Ten years ago today, I woke up at 6 a.m. and I knew it was going to be a bad day. In fact, everyone in a 200-mile radius of me was also preparing for a really bad day. But just how bad it was going to get, few could imagine.
The weathercaster on the television was already announcing that Hurricane Katrina had made landfall in southeastern Louisiana as a Category 3 hurricane. It must have weakened slightly overnight as the last I had heard before leaving my work at the Hattiesburg, Miss., American the night before was that it was still a massive Category 4 storm.
Regardless, it was one of the most destructive natural disasters this country had ever endured.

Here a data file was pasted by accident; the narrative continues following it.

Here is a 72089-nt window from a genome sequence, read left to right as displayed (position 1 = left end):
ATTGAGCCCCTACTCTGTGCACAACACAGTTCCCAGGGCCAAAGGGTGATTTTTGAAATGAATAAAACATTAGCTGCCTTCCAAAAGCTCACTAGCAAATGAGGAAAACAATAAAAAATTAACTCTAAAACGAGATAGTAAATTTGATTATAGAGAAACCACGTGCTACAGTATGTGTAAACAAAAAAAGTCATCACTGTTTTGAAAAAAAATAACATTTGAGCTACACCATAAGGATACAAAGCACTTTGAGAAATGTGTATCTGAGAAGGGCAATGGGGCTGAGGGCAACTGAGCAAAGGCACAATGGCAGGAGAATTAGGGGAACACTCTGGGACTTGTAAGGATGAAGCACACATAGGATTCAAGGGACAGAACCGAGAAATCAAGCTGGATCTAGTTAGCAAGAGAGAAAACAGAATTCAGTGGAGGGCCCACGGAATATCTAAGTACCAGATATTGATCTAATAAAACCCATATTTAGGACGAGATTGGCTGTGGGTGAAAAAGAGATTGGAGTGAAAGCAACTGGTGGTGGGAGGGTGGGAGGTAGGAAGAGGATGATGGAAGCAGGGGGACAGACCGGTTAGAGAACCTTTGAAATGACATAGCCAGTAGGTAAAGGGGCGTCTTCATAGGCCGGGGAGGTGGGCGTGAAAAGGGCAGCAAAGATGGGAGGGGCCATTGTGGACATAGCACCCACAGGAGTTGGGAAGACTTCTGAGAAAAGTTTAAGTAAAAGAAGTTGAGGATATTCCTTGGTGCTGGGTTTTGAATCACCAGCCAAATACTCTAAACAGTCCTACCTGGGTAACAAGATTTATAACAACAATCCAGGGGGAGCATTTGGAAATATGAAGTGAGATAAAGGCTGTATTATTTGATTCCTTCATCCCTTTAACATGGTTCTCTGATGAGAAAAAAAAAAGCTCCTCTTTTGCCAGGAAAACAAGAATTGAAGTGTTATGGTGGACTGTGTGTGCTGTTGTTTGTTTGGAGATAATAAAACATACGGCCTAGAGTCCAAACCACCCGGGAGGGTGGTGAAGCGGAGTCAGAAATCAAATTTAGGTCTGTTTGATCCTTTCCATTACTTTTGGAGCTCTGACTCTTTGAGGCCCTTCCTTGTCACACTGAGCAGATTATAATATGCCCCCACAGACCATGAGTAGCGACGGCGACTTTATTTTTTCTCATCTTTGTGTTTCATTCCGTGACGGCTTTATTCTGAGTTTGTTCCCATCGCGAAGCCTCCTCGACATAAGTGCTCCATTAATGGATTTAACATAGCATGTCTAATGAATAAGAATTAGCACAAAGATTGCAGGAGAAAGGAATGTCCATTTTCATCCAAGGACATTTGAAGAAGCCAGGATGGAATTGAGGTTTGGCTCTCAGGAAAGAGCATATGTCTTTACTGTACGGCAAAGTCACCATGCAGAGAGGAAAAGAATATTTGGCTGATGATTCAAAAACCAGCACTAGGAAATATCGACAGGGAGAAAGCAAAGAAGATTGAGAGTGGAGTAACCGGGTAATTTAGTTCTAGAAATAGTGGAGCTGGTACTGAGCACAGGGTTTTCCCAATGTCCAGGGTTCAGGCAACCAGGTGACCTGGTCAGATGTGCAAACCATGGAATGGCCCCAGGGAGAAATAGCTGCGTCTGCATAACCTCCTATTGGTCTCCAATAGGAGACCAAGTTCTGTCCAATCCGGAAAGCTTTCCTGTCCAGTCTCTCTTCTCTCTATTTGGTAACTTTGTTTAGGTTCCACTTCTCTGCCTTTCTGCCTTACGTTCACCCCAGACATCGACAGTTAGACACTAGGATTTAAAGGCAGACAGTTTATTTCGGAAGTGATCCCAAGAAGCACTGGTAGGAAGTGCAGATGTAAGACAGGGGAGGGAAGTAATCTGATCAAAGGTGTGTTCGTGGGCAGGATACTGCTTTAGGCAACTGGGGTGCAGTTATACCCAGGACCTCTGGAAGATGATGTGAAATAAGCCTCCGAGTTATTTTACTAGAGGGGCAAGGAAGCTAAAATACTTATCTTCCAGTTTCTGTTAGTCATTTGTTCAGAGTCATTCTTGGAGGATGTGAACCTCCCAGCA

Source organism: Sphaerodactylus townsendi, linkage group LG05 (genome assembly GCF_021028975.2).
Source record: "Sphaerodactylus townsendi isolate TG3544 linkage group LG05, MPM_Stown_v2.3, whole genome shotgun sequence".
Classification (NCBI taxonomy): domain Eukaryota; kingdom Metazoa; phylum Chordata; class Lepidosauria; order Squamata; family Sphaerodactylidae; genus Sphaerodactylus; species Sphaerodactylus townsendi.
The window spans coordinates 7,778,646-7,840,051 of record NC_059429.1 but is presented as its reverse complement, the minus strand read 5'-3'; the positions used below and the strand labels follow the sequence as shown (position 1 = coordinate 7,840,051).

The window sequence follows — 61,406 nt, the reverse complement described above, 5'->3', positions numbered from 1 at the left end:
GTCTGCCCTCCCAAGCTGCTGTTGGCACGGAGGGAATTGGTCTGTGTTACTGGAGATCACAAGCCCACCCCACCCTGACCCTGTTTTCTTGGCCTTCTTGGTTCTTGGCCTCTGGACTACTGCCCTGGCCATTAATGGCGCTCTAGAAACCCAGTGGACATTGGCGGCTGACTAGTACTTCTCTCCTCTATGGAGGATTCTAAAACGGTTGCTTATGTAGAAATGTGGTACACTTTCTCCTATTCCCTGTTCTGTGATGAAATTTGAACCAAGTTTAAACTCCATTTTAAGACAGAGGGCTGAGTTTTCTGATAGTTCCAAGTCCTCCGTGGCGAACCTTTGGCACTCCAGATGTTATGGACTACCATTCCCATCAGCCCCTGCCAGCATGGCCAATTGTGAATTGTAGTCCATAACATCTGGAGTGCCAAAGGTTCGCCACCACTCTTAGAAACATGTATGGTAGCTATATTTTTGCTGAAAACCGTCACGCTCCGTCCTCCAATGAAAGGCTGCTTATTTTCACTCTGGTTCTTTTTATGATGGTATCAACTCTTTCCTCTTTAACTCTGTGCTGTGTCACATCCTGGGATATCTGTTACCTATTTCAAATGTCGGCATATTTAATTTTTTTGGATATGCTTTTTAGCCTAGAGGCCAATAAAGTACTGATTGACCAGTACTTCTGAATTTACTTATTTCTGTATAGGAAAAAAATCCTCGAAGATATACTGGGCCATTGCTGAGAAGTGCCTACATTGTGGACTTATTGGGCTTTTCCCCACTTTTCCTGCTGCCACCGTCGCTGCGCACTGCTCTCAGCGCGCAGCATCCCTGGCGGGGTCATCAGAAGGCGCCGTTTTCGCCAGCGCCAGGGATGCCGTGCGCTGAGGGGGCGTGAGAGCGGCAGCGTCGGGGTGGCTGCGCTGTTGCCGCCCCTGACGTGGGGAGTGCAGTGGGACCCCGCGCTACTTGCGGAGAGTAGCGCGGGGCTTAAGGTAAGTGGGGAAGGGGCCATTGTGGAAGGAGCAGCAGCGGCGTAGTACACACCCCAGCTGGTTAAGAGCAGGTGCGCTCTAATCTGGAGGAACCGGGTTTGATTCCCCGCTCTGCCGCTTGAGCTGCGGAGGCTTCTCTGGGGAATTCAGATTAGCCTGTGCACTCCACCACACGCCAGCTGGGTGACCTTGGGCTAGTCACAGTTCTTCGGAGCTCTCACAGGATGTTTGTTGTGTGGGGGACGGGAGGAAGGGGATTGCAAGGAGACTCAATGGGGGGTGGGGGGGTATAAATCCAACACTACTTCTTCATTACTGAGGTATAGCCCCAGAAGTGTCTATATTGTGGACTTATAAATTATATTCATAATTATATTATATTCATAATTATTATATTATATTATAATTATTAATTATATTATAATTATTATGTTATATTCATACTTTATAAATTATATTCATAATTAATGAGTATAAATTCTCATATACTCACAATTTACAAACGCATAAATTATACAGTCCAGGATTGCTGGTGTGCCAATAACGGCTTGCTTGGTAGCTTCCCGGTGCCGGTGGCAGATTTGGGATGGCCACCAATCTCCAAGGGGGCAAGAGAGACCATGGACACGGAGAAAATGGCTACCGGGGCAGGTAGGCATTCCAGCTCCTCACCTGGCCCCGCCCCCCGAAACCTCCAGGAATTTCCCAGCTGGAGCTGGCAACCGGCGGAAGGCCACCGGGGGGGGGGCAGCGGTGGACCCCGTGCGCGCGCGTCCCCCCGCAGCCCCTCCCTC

Fortunately, the electric was still working at my house north of Hattiesburg, but that wouldn’t last through my morning shower.
By the time Examiner subscribers read this piece over their morning coffee today, the winds would already have been starting to howl 100 miles inland in the village where I lived with my significant other at the time, Jennifer.
It was certainly a difficult day as we lost one service after another — electricity and television followed by water service and eventually, both land and cellular telephone communication came to a halt.
The massive winds of the storm tore a hole in the roof of our house that allowed rain to pour into the eastern half of the home and we spent most of the day moving our furniture toward the center of the house as the waterfalls in the bedrooms grew in size.